Then there’s the high-capacity hard drive:
“Every Durango console will have a hard drive, although its exact capacity has not been chosen. It will be large enough, however, to hold a large number of games. All games will be installed on the hard drive. Play from the optical disc will not be supported.”
That’s not so bad, especially when you consider all the games that we routinely play that are installed directly onto consoles. In all probability, you’d still need the disc in the machine to boot up the hard-drive-based game to play it. But this also lends credence to the long-persistent rumors that the console will block—or make difficult—the playing of used games. If a disc is required to play a hard-drive-installed game, and the system is connected to the internet all the time, it’s possible that the network will only allow a certain number of console-installs for a particular disc—kind of how you can’t move your iTunes music to too many devices before having to pay again (or pay a fee or whatever).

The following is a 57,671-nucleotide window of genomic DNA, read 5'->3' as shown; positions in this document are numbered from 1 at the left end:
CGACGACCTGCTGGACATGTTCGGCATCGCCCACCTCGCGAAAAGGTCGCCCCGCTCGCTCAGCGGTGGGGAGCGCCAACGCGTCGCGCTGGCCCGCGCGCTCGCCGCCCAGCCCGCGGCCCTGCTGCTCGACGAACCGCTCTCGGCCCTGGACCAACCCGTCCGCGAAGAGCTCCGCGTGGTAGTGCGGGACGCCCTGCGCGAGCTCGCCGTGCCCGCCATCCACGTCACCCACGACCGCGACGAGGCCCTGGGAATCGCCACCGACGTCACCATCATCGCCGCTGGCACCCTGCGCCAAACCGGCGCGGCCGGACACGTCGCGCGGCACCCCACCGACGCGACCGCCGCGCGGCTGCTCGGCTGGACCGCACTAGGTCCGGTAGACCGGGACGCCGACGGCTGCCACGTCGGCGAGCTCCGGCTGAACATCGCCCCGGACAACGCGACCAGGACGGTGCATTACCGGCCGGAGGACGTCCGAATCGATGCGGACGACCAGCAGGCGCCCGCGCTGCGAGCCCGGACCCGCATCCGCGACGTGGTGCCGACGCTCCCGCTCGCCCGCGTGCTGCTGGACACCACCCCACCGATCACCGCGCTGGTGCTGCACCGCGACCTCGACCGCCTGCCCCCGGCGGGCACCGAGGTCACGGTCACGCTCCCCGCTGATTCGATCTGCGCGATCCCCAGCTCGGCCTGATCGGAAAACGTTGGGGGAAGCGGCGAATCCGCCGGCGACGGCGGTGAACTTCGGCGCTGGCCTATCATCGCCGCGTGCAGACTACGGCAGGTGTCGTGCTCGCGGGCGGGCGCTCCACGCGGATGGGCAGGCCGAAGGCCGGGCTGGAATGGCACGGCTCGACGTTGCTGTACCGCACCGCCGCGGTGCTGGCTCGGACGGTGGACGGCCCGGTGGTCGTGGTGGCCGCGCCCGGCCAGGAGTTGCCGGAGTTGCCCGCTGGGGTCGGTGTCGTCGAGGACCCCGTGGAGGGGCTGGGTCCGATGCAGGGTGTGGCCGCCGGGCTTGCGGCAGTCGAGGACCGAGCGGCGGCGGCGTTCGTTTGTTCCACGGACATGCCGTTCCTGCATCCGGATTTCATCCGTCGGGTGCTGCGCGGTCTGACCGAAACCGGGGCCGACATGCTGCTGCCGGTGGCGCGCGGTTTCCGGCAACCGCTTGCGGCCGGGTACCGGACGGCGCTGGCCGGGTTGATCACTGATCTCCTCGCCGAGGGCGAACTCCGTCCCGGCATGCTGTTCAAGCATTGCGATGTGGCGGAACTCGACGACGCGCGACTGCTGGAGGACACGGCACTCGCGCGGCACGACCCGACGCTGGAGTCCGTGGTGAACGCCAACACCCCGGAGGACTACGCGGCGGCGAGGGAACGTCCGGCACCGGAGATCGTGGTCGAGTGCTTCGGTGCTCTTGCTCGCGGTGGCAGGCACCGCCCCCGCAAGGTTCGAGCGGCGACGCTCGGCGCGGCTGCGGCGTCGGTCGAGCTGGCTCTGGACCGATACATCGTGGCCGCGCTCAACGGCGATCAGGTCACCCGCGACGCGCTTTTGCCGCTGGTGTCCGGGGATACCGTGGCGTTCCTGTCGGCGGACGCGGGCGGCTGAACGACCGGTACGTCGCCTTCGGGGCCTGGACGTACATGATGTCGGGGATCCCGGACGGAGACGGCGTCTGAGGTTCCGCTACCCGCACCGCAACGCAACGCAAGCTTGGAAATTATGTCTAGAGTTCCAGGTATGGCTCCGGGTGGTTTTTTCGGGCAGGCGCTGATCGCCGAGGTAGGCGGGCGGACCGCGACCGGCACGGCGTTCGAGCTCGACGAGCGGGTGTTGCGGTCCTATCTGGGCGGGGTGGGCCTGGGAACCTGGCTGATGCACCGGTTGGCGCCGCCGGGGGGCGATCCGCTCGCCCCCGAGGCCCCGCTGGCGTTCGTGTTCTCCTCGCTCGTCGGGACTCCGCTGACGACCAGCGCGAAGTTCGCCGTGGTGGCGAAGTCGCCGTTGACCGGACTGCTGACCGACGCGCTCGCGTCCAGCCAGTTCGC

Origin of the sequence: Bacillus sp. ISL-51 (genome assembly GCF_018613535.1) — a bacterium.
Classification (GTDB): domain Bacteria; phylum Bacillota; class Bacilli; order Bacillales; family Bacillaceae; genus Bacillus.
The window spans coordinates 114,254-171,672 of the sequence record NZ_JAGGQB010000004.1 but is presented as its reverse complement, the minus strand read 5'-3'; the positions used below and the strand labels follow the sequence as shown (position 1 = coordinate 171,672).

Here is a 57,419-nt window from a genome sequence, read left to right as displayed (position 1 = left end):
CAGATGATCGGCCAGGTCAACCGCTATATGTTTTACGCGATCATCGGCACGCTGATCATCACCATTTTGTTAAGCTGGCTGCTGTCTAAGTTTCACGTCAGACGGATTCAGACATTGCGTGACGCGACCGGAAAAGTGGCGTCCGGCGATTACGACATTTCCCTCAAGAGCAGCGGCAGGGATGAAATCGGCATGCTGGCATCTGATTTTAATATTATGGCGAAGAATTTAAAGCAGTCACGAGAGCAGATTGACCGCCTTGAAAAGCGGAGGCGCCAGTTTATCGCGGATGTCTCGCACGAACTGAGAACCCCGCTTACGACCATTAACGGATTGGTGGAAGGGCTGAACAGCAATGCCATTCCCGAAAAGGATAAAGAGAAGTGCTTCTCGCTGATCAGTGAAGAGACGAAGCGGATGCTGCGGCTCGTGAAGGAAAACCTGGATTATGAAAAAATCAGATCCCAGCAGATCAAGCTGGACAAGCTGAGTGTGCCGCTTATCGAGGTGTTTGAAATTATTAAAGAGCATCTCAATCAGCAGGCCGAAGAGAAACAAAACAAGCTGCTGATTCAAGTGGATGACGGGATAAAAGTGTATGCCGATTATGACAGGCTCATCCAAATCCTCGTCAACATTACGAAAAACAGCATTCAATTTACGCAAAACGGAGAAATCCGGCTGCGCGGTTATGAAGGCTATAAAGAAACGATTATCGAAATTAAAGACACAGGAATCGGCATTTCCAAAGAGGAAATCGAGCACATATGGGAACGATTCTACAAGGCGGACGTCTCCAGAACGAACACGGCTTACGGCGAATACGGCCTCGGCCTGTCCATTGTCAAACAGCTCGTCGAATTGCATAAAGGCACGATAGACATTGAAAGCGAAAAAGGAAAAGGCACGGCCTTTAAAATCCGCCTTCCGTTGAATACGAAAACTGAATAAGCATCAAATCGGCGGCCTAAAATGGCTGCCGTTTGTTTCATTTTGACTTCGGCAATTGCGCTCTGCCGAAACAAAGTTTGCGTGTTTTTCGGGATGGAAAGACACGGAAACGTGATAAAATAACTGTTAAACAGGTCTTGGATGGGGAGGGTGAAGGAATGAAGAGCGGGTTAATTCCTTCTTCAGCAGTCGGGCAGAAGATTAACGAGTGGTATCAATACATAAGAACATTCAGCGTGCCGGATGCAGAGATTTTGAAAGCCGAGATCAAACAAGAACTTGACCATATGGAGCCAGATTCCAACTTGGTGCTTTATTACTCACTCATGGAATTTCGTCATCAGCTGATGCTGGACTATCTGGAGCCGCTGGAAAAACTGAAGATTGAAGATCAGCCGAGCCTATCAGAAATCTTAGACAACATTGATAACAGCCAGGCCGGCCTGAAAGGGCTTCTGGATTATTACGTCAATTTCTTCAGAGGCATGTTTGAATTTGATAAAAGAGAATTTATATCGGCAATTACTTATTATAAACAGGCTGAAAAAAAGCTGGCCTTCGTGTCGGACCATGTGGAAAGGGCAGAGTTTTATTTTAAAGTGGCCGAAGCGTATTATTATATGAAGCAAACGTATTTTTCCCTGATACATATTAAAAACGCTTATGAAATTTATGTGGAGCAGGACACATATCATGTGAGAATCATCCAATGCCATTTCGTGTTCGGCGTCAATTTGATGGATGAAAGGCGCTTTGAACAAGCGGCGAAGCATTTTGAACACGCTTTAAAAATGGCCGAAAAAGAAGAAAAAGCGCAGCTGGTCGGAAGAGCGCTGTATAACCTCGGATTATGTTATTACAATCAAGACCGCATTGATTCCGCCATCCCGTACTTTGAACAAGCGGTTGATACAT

Super important: this is all speculative. Even this document, which is purported to be the real deal—albeit from last year, as Eurogamer points out—says nothing one way or the other about used games. Chances are still pretty good in my mind that the console won’t really do much to block their use considering how much money is made for second-hand game retailers, how much Microsoft relies on those retailers for cash, and how poorly used game blocking would go over with them. We’ll simply have to wait and see what happens.
Take a look at the transcribed document below and let us know what you think in the comments. Think this is the real deal? Or just some smoke? The next Xbox will supposedly be unveiled at some event next month…or maybe at E3…or maybe never. Your thoughts?
Additional reporting by Lawrence Sonntag:
Nothing in this document feels technically incorrect, but something rubs me the wrong way about the tone and phrasing of this article. It just doesn’t read like technical documentation, It alternates from trying to convince the reader of how awesome the Durango will be to simply listing the technical capabilities of the device.